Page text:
This short presentation is intended as a discussion point for students looking at the role of troops from the Indian sub continent during the First World War and how we remember their contribution and sacrifices.
The photograph shows an Indian soldier outside J W Martin’s shop in Brockenhurst, 1914. He may have been one of the Indian medical team caring for sick and wounded Indian troops, or a soldier resting before returning to the Front.
Students could undertake some research into the history of the Royal Victoria Hospital at Netley and discuss the benefits for convalescing troops at the above towns.
Get students to assess the range of evidence to support events under discussion, such as newspaper reports – how many and how prominent? Use the internet to investigate the role of Indian troops in the First World War.
Students could discuss the impact of large numbers of Indian troops arriving in a small town such as Brockenhurst. Do surviving photographs suggest admiration or curiosity amongst locals?
Students could investigate how frequently if at all historians mention the occurrence of Indian troops in events surrounding battles during the First World War.
Ask students to empathise with Indian soldiers returning to the Front after experiencing the horrors of the early months of warfare in 1914. What emotions might they experience?
Students could investigate how many other memorials there are in England (or the South of England) commemorating the sacrifices made by colonial troops during the War. How many recognise the involvement of Indian soldiers?. Students could search Channel 4’s Lost Generations data-base for Indian soldiers, or the Imperial War Museum’s website.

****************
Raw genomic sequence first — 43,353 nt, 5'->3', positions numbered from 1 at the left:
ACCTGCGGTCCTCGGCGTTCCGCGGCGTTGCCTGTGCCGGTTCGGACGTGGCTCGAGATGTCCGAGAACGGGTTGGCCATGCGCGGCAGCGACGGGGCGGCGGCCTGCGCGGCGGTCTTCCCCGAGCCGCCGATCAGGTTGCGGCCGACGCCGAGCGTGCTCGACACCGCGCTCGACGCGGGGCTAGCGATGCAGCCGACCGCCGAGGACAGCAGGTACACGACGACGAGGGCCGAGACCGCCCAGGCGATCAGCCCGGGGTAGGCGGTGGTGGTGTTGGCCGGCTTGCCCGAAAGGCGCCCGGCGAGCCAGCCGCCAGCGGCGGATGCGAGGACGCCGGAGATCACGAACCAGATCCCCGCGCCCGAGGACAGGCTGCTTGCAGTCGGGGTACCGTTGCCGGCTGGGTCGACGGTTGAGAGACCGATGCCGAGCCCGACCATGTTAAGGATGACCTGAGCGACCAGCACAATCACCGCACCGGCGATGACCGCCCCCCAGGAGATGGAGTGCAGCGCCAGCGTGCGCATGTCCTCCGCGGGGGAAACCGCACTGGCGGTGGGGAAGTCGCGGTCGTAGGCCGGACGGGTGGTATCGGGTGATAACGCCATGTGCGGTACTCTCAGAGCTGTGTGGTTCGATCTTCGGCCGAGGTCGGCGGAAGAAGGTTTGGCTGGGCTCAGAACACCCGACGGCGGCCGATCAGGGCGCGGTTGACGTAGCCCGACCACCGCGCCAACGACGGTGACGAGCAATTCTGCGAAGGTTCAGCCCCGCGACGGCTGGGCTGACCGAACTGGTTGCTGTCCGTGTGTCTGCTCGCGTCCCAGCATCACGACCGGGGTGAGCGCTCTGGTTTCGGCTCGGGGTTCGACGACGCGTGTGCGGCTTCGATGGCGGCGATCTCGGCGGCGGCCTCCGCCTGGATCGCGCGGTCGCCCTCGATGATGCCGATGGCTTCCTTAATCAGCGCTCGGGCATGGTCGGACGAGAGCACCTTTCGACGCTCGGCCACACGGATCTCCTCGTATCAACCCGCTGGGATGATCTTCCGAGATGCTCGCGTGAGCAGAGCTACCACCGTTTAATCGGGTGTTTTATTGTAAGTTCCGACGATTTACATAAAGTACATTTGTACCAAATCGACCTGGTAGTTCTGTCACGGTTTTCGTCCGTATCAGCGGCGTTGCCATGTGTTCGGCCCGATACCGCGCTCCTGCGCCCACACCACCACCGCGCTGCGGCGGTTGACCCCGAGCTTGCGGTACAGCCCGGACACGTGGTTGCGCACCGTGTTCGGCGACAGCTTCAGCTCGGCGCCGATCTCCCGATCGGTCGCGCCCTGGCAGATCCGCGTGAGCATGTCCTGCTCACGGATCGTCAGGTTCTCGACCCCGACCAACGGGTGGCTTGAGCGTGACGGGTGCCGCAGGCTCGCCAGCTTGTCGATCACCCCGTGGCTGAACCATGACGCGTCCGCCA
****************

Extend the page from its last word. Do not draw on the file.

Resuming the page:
Indian soldiers in Hampshire during WW1
During the First World War,over 140,000 volunteers fromthe Indian sub continent sawactive service in Europe. Inaddition almost 80,000volunteers from African coloniesand the West Indies took part inthe fighting.
Indian soldiers wounded in battle on the WesternFront were sent to England for treatment. The RoyalVictoria Military Hospital at Netley was unable tohandle the large numbers of wounded so alternativearrangements were made. Towns on the South Coastof England to offer assistance included Brighton,Bournemouth, Brockenhurst and New Milton in theNew Forest to name but a few.
It is believed that at the end of the war a total of 64,449 Indian soldiers had been reported dead or missing and over 65,000 wounded.Queen Mary visiting wounded Indian soldiers at Brockenhurst,Hampshire, November 1914.
Indian troops carrying out bayonet practice outside Forest Park Hotel, Brockenhurst, Hampshire, in preparation for returning to the Front, 1915.‘The troops were taken out of the line and rested in early 1915,but were soon back in the trenches. The Indian Corps providedhalf the attacking force at the Battle of Neuve Chapelle and theLahore Division were involved in the Second Battle of Ypres’Source: Dr David Omissi
Indian troops leaving for the Front at New Milton andBrockenhurst railway stations, 1915.
To see an archive film of Indian troops observing a troop march through Bournemouth click on the hyperlink below. You may have to download Quicktime Viewer. Follow instructions on the website page.http://www.hants.gov.uk/record-office/film/video/sample2.html
By 1918, some 827,000 Indians had enlisted, in addition tothose already serving in August 1914.Today two memorials exist in Brighton to commemorate theIndian soldiers who passed through the town’s hospitalsduring the First World War. The gateway to BrightonPavilion and a memorial known as the Chattri. Both wereerected after the war. The Chattri memorial, Brighton, Sussex
A particular slide catching your eye?
Clipping is a handy way to collect important slides you want to go back to later.